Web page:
United Kingdom: Escalating sectarian violence must be addressed
In yet a further exacerbation of the situation, a 20-year-old Catholic postal worker, Daniel McColgan, was killed by the Loyalist armed group, the Ulster Defence Association (UDA). He was shot by two masked men as he arrived for work at a postal depot at Rathcoole, on the outskirts of north Belfast, in the early hours of Saturday 12 January 2002. He leaves a partner and a 13-month-old daughter. The killing followed a pipe bomb attack by the Loyalist Red Hand Defenders, a cover name for the UDA and the Loyalist Volunteer Force (LVF), on the home of a prison officer, injuring a mother and child.
The killing of Daniel McColgan came after days of intensive rioting by both Loyalists and Republicans in the Ardoyne area of north Belfast, during which police came under violent attack and 80 officers were reportedly injured; many people suffered injuries and were subjected to verbal abuse, three Catholics were reportedly injured with shot gun pellets reportedly fired by Loyalists and at least two people were reportedly injured by plastic bullets fired by police. A spark for the recent wave of violence was an incident at Holy Cross Girl's Primary School - a Catholic school situated in a predominantly Protestant area - on 9 January, when pupils were prevented from leaving the building by protesters at the school gates. They were able to leave the school by bus after security forces arrived. Loyalist residents of the area had previously staged a four-month picket of the road to the school; during this time, young schoolgirls were escorted by adults through police lines to the school, while protesters shouted verbal abuse and violence frequently broke out; the protest ended in November 2001.
The confrontation between members of the loyalist and nationalist communities spread to other schools in the area, both Protestant and Catholic. It was reported that a group of Loyalists, one of whom was armed with a gun, entered the grounds of Our Lady of Mercy Catholic girls' secondary school, smashing 18 cars with crowbars on the morning of 10 January. That afternoon police used armoured Land Rovers to ferry Protestant secondary pupils past a flashpoint zone.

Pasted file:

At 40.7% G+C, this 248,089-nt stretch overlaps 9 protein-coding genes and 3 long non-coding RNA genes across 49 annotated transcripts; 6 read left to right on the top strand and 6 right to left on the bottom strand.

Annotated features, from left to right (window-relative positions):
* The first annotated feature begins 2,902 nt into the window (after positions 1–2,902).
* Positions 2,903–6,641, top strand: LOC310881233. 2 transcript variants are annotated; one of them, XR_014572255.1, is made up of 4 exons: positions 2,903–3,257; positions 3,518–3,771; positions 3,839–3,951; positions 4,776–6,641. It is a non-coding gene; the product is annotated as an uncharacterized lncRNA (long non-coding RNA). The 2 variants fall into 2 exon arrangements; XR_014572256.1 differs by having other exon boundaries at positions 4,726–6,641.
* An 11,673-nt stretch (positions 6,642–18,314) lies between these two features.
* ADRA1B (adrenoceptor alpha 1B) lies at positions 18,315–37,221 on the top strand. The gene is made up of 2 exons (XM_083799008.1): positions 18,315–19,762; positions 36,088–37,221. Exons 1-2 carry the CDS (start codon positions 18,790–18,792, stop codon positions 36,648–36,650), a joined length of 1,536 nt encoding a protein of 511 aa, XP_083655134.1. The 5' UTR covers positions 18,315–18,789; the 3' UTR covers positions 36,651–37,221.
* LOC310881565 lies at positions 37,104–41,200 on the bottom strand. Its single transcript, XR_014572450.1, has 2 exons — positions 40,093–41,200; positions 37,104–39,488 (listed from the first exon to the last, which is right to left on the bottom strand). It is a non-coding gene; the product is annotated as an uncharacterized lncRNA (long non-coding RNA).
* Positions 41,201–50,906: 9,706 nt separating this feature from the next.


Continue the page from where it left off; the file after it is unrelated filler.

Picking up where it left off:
Amnesty International was also concerned that earlier this week, the Red Hand Defenders issued threats against teachers and other staff at Catholic schools and against Catholic postal workers in north Belfast as 'legitimate targets'. The threats have now reportedly been rescinded.
This month's violence in Northern Ireland comes after an alarming increase in all forms of violence, including sectarian violence, in 2001. A recent research study, by Dr. Peter Shirlow of the University of Ulster, found that sectarian hatred had reached unprecedented levels in north Belfast. The vast majority of the approximately 80 pipe-bomb attacks in Belfast in 2001 took place in north Belfast. Other areas targeted include Coleraine in Co. Derry and Larne in Co. Antrim. At least 19 people reportedly died during 2001 as a result of sectarian or paramilitary activity, of whom 14 were killed by Loyalists and five by Republicans. These included the killings by the Red Hand Defenders of a journalist, Martin O'Hagan, and a former UDA member and Special Branch informer, William Stobie.
According to reported figures of the Police Service of Northern Ireland, there were 187 'punishment' shootings and 144 'punishment' beatings, i.e. attacks carried out by members of paramilitary groups of members of their own communities, recorded during 2001. Of the shootings, 121 were reportedly by Loyalists and 66 by Republicans, and of the beatings, 91 were allegedly by Loyalists and 53 by Republicans.